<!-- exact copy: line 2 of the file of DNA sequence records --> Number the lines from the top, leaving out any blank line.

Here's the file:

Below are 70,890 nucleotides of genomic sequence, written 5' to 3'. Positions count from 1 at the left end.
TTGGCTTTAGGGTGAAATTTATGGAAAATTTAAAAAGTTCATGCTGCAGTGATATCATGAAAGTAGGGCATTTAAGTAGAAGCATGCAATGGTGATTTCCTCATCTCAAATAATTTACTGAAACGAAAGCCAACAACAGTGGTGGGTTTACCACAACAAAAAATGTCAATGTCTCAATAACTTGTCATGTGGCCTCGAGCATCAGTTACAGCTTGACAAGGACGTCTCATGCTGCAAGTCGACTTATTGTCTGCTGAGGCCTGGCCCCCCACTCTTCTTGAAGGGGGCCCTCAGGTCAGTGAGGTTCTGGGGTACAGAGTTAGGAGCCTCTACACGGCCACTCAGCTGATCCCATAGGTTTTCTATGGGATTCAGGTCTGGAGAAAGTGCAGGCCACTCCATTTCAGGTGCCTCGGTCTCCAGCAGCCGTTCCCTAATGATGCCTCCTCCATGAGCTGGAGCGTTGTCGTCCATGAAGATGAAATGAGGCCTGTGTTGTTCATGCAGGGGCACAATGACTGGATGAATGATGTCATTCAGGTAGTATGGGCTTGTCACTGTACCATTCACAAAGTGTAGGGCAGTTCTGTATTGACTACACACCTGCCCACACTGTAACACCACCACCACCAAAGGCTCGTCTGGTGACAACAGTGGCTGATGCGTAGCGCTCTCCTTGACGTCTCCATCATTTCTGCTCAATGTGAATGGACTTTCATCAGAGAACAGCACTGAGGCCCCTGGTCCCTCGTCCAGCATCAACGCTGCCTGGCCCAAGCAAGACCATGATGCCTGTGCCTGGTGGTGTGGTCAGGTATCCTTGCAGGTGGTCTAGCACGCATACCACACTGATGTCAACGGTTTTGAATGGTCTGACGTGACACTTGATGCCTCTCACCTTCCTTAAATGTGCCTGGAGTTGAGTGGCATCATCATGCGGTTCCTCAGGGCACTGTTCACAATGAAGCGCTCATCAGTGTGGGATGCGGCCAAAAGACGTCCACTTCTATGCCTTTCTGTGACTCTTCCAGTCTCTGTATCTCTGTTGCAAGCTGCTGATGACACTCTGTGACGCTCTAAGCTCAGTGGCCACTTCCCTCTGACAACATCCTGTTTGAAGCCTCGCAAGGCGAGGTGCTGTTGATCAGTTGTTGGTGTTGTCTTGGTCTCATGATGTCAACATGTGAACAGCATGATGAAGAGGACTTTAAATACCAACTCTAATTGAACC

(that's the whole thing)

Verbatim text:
TTGGCTTTAGGGTGAAATTTATGGAAAATTTAAAAAGTTCATGCTGCAGTGATATCATGAAAGTAGGGCATTTAAGTAGAAGCATGCAATGGTGATTTCCTCATCTCAAATAATTTACTGAAACGAAAGCCAACAACAGTGGTGGGTTTACCACAACAAAAAATGTCAATGTCTCAATAACTTGTCATGTGGCCTCGAGCATCAGTTACAGCTTGACAAGGACGTCTCATGCTGCAAGTCGACTTATTGTCTGCTGAGGCCTGGCCCCCCACTCTTCTTGAAGGGGGCCCTCAGGTCAGTGAGGTTCTGGGGTACAGAGTTAGGAGCCTCTACACGGCCACTCAGCTGATCCCATAGGTTTTCTATGGGATTCAGGTCTGGAGAAAGTGCAGGCCACTCCATTTCAGGTGCCTCGGTCTCCAGCAGCCGTTCCCTAATGATGCCTCCTCCATGAGCTGGAGCGTTGTCGTCCATGAAGATGAAATGAGGCCTGTGTTGTTCATGCAGGGGCACAATGACTGGATGAATGATGTCATTCAGGTAGTATGGGCTTGTCACTGTACCATTCACAAAGTGTAGGGCAGTTCTGTATTGACTACACACCTGCCCACACTGTAACACCACCACCACCAAAGGCTCGTCTGGTGACAACAGTGGCTGATGCGTAGCGCTCTCCTTGACGTCTCCATCATTTCTGCTCAATGTGAATGGACTTTCATCAGAGAACAGCACTGAGGCCCCTGGTCCCTCGTCCAGCATCAACGCTGCCTGGCCCAAGCAAGACCATGATGCCTGTGCCTGGTGGTGTGGTCAGGTATCCTTGCAGGTGGTCTAGCACGCATACCACACTGATGTCAACGGTTTTGAATGGTCTGACGTGACACTTGATGCCTCTCACCTTCCTTAAATGTGCCTGGAGTTGAGTGGCATCATCATGCGGTTCCTCAGGGCACTGTTCACAATGAAGCGCTCATCAGTGTGGGATGCGGCCAAAAGACGTCCACTTCTATGCCTTTCTGTGACTCTTCCAGTCTCTGTATCTCTGTTGCAAGCTGCTGATGACACTCTGTGACGCTCTAAGCTCAGTGGCCACTTCCCTCTGACAACATCCTGTTTGAAGCCTCGCAAGGCGAGGTGCTGTTGATCAGTTGTTGGTGTTGTCTTGGTCTCATGATGTCAACATGTGAACAGCATGATGAAGAGGACTTTAAATACCAACTCTAATTGAACC